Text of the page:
Every morning Odin the Allfather sends his two ravens Huginn and Muninn around the world to bring back news on how things are going on Earth. After thousands of years of circumnavigating the globe every morning the two ravens have gotten a little competitive and turned it into a race.
In Odin’s Raven’s you and your opponent each play as either Huginn or Muninn as you try to get around the world and back to Odin first.
The game is incredibly simple. Sixteen land cards are laid out to make a racetrack, two wooden ravens are used to show where each player is around the track and each player makes a hand by drawing from two decks, the flight deck and the Loki deck.
The sixteen land cards you’ll race around each have two land spaces on them. Both of these spaces will be one of five different types of land. The flight cards in your hand are how you’ll progress around the track, for example you move through a forest space by playing a forest flight card or if you don’t have a matching flight card you can discard two of the same flight cards that don’t match the land in front of you.
So far the game doesn’t sound too exciting, maybe it’d be a nice little time killer, but the only other mechanic in the game lifts it from being a warm up or wind down game to being a serious contender for table time.
Huginn and Muninn are pretty competitive so they’re not above getting the god of tricks involved in order to win this race. When playing you’ll be throwing down Loki cards to switch the course around, add extra spaces to the course, remove land cards entirely or even just sneak forward an extra space or knock your opponent back one. Each player only gets eight of these Loki cards and after one is played it’s removed from the game. Not only that, but when playing the card you’ll have to choose which of the two tricks to play.
The Loki cards are the real core of this game, instead of just drawing from your flight deck and playing cards to move forward when you can you’re also drawing from your Loki deck to tip the odds in your favour.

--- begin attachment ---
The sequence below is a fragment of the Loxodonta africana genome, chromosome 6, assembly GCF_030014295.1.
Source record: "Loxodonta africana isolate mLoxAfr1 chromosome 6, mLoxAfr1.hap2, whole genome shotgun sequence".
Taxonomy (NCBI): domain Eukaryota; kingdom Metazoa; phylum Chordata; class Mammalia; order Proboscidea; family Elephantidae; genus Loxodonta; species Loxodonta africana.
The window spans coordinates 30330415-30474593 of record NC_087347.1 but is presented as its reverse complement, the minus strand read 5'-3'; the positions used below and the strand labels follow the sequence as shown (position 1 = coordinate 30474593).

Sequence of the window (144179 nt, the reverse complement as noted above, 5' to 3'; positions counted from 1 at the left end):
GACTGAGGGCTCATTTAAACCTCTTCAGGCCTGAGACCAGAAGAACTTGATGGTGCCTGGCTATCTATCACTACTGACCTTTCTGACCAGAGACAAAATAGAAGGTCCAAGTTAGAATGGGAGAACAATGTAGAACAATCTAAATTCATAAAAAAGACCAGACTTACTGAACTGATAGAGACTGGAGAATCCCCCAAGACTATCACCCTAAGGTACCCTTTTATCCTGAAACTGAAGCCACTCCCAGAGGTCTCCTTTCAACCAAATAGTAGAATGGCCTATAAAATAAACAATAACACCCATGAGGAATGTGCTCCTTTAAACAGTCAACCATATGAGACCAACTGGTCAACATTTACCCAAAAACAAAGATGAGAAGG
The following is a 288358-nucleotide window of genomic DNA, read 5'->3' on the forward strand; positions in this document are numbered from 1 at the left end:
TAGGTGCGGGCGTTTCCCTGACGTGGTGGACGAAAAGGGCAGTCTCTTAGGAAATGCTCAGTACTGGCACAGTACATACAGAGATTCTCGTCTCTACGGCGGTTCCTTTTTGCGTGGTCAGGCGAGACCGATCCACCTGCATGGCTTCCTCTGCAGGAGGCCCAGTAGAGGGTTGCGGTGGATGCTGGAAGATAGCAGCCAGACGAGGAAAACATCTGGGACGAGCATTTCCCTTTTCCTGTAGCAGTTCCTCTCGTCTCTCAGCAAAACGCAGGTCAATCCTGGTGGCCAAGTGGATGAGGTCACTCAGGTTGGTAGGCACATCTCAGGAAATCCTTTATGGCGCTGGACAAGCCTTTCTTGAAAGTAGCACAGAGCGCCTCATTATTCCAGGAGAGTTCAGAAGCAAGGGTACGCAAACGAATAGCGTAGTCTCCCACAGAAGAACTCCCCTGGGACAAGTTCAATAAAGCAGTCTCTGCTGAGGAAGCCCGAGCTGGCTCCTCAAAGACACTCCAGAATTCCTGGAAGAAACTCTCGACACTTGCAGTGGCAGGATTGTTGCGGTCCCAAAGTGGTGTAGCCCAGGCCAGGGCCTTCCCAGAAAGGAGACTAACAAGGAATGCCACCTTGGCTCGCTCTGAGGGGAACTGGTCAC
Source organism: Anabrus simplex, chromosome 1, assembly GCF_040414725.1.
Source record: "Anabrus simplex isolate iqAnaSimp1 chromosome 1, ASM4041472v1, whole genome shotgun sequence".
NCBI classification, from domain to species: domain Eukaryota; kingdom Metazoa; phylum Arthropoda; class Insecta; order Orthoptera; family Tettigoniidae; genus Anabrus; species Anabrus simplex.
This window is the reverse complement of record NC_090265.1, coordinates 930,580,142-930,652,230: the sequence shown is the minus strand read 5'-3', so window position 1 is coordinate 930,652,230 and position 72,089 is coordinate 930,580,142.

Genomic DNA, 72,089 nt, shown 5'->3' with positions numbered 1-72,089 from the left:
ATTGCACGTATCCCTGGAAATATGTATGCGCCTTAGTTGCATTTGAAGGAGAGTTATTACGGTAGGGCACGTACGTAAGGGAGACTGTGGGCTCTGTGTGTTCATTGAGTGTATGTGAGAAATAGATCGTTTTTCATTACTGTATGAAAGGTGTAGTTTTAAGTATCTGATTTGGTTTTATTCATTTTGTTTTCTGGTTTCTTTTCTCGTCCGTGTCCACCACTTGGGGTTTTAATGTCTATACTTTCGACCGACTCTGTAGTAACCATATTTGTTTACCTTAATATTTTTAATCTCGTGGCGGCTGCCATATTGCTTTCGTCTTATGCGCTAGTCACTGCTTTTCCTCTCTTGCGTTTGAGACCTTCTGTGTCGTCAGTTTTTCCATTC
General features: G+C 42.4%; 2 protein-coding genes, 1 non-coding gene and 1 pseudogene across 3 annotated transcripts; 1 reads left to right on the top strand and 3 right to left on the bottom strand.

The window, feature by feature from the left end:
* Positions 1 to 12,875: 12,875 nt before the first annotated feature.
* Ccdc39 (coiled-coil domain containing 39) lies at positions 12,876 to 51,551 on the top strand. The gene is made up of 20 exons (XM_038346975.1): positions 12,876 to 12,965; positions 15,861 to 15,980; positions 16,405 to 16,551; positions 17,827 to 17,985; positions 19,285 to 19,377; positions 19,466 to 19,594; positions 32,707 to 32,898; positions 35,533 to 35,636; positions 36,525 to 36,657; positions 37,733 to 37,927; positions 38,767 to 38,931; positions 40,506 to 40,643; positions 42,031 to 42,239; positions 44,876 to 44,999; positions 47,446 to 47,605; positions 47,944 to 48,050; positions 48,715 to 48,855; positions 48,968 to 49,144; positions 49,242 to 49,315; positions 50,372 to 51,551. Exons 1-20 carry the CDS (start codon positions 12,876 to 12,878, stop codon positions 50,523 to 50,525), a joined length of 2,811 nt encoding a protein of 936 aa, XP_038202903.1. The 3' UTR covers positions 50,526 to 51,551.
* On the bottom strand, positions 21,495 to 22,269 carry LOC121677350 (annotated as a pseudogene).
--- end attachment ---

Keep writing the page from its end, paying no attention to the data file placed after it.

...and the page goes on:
This Loki deck is where the strategy lies. Everything about them is a strategic play, even when you choose to pick them up. At the end of your turn you’ll draw three cards, and you can take these three cards in any order from either deck. Once you have a Loki card in your hand you have to decide when it’s best to play it and then you have to decide which of the two actions on the card you want to take.
The whole game feels centred around when it’s best to use your single use tricks to the best effect. Is now the right time to add an extra loop to the track? Or should you push the other raven back a space? Games in our group have been won and lost on holding on to a Loki card waiting for the right moment.
Overall, mechanically the game is incredibly fun for a half hour two-player blast and physically the game is just as good. The ravens are lovely little wooden pieces and the cards themselves, as well as being a nicely unique shape, feel sturdy enough to survive plenty of games.
On top of all this, a big draw to getting this game out on the table is that it’s just so pretty. The five types of land are beautifully drawn and even the back of the cards have a nice Nordic inspired design. You can just tell that when Osprey Games were publishing this second edition of Odin’s Ravens art was a huge focus.
For a game that you can often find sitting around the £16-£18 mark it can’t be recommended enough. Not only does it tick plenty of boxes; two player, short and strategic, it’s also just so damn pretty.